Realizing the message is the message, that the gospel story and details of how to connect your people with how your church is living it out is the core concept to communicate. You do not need to take complex surveys, do up elaborate marketing charts and graphs or spend hundreds of thousands on computers and software to do this. You simply need to get to know the people in your audience (walk the neighborhood, get to know them face-to-face) an d then share with them the gospel story and the stories of your church clearly, completely and frequently with whatever tools you have and in whatever channels they frequently access.
If most churches in America would simply send out a postcard (half of an 8 ½ x 11 sheet) to their members (and the homes surrounding the church ) every week simply listing the seeker friendly events going on in the church with the date, time, (starting and ending), location, if child care is provided, and the cost, along with a paragraph of encouraging words from the pastor in a space on the front, there would most likely be revival in America-or at least increased attendance for events at your church. People are lonely and spiritually searching but I know most homes surrounding churches have no idea what is going on inside the church walls on a weekly basis.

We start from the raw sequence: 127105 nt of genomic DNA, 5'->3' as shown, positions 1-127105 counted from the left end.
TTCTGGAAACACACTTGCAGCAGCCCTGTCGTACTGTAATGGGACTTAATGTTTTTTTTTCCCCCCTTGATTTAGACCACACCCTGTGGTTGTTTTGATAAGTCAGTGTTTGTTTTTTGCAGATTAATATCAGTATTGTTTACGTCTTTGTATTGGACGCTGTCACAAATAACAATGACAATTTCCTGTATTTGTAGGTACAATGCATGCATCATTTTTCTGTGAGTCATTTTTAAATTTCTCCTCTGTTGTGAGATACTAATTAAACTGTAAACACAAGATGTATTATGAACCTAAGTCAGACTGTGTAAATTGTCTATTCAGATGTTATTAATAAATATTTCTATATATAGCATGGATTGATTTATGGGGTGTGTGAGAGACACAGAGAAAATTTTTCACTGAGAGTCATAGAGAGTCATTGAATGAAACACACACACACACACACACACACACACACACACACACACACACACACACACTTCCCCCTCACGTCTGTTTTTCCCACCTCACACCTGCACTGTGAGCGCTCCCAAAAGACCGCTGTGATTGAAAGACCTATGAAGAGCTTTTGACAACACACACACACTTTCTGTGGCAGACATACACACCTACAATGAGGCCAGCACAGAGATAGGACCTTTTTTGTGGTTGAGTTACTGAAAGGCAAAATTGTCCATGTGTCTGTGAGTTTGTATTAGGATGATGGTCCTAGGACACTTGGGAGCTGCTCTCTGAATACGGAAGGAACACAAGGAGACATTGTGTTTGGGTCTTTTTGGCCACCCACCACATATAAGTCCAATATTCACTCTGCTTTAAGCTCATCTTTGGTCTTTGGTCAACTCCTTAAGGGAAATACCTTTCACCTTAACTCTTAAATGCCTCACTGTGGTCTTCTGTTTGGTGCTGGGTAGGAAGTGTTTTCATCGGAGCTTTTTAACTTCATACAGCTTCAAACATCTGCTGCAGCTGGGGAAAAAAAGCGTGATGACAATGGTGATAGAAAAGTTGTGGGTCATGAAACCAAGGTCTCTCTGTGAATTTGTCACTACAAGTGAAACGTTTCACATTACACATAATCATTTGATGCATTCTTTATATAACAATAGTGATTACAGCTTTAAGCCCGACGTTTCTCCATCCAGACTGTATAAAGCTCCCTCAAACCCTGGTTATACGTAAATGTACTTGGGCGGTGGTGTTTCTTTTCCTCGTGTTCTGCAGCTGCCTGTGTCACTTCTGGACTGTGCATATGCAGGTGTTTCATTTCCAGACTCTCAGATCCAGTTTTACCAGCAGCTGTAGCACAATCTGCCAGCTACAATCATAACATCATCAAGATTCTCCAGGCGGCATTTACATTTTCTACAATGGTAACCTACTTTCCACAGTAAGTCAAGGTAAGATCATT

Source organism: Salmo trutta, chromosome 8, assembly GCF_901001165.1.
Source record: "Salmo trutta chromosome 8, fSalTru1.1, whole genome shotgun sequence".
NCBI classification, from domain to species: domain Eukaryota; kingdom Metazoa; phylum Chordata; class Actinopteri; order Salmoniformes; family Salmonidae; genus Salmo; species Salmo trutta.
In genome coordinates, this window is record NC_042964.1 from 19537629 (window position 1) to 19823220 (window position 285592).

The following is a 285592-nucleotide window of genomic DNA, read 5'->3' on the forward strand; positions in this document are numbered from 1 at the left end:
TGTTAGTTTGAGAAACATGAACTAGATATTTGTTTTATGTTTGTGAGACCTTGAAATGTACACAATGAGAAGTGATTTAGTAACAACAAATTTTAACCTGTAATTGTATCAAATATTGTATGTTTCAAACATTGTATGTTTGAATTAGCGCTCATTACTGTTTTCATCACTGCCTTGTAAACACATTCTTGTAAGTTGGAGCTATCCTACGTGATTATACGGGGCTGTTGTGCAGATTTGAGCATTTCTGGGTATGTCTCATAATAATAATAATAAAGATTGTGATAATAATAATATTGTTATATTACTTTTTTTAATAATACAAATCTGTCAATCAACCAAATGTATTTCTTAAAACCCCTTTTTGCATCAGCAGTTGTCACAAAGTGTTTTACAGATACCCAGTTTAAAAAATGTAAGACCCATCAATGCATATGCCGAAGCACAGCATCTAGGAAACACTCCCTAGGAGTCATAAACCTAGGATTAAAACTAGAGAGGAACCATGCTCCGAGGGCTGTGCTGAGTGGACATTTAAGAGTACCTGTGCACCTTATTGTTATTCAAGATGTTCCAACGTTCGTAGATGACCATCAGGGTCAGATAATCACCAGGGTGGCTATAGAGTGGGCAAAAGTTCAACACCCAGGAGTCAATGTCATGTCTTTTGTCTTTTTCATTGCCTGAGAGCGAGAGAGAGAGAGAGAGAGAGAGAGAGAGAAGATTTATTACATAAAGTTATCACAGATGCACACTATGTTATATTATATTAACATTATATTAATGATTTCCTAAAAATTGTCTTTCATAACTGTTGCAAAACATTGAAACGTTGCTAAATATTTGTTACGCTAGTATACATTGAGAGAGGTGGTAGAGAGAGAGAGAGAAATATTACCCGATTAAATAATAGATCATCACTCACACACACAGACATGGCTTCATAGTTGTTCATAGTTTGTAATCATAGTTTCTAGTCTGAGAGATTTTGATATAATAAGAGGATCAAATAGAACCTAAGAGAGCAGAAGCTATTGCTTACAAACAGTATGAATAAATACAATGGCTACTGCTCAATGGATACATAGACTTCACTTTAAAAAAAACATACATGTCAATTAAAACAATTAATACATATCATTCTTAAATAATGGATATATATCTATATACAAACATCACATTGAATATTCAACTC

This is not to say that doing our best with the latest and greatest in technology isn't useful. If the postcard above could also direct people to a well-done website with visitor friendly sections, streaming audio and video for those who have the bandwidth for it and interest in it, and perhaps even online chat for those with questions about the Christian faith, it would greatly expand the possibilities for the outreach of the gospel message.
Every additional media channel is useful, but every channel is only that, a channel. If we are tempted to think too highly of ourselves or our tools as we craft the communications of our churches, we need to look outside and remember that Jesus could at any time raise up a stone from the parking lot to communicate his message more eloquently than we can imagine. Being able to serve as his channels, to communicate his message, is not a necessity for him; it is his gift of grace to us.